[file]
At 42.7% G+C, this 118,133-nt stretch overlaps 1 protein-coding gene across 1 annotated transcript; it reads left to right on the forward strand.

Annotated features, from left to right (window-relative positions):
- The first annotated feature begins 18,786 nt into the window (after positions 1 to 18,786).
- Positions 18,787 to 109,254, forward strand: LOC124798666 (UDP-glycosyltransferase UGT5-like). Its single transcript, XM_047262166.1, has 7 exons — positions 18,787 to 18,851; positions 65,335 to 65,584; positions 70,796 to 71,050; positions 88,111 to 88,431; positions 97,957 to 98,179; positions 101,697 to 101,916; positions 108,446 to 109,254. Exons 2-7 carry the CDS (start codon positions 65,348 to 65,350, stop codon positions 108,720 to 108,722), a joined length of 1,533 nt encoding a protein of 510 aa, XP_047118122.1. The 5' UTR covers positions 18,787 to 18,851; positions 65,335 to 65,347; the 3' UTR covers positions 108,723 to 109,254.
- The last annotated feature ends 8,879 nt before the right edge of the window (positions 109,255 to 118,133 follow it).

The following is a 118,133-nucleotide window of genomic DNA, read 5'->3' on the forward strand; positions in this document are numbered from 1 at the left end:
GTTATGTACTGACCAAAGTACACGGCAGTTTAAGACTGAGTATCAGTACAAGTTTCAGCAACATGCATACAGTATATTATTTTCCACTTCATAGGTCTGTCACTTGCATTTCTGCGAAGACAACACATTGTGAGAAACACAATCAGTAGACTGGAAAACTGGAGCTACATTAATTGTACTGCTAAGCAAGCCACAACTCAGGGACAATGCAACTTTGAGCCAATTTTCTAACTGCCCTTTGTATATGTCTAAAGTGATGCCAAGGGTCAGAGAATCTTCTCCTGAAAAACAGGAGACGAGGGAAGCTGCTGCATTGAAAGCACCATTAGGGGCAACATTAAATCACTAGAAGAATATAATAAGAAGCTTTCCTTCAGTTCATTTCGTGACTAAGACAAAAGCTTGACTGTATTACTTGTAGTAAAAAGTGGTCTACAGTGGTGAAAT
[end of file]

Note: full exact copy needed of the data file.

At 42.7% G+C, this 118,133-nt stretch overlaps 1 protein-coding gene across 1 annotated transcript; it reads left to right on the forward strand.

Annotated features, from left to right (window-relative positions):
- The first annotated feature begins 18,786 nt into the window (after positions 1 to 18,786).
- Positions 18,787 to 109,254, forward strand: LOC124798666 (UDP-glycosyltransferase UGT5-like). Its single transcript, XM_047262166.1, has 7 exons — positions 18,787 to 18,851; positions 65,335 to 65,584; positions 70,796 to 71,050; positions 88,111 to 88,431; positions 97,957 to 98,179; positions 101,697 to 101,916; positions 108,446 to 109,254. Exons 2-7 carry the CDS (start codon positions 65,348 to 65,350, stop codon positions 108,720 to 108,722), a joined length of 1,533 nt encoding a protein of 510 aa, XP_047118122.1. The 5' UTR covers positions 18,787 to 18,851; positions 65,335 to 65,347; the 3' UTR covers positions 108,723 to 109,254.
- The last annotated feature ends 8,879 nt before the right edge of the window (positions 109,255 to 118,133 follow it).

The following is a 118,133-nucleotide window of genomic DNA, read 5'->3' on the forward strand; positions in this document are numbered from 1 at the left end:
GTTATGTACTGACCAAAGTACACGGCAGTTTAAGACTGAGTATCAGTACAAGTTTCAGCAACATGCATACAGTATATTATTTTCCACTTCATAGGTCTGTCACTTGCATTTCTGCGAAGACAACACATTGTGAGAAACACAATCAGTAGACTGGAAAACTGGAGCTACATTAATTGTACTGCTAAGCAAGCCACAACTCAGGGACAATGCAACTTTGAGCCAATTTTCTAACTGCCCTTTGTATATGTCTAAAGTGATGCCAAGGGTCAGAGAATCTTCTCCTGAAAAACAGGAGACGAGGGAAGCTGCTGCATTGAAAGCACCATTAGGGGCAACATTAAATCACTAGAAGAATATAATAAGAAGCTTTCCTTCAGTTCATTTCGTGACTAAGACAAAAGCTTGACTGTATTACTTGTAGTAAAAAGTGGTCTACAGTGGTGAAAT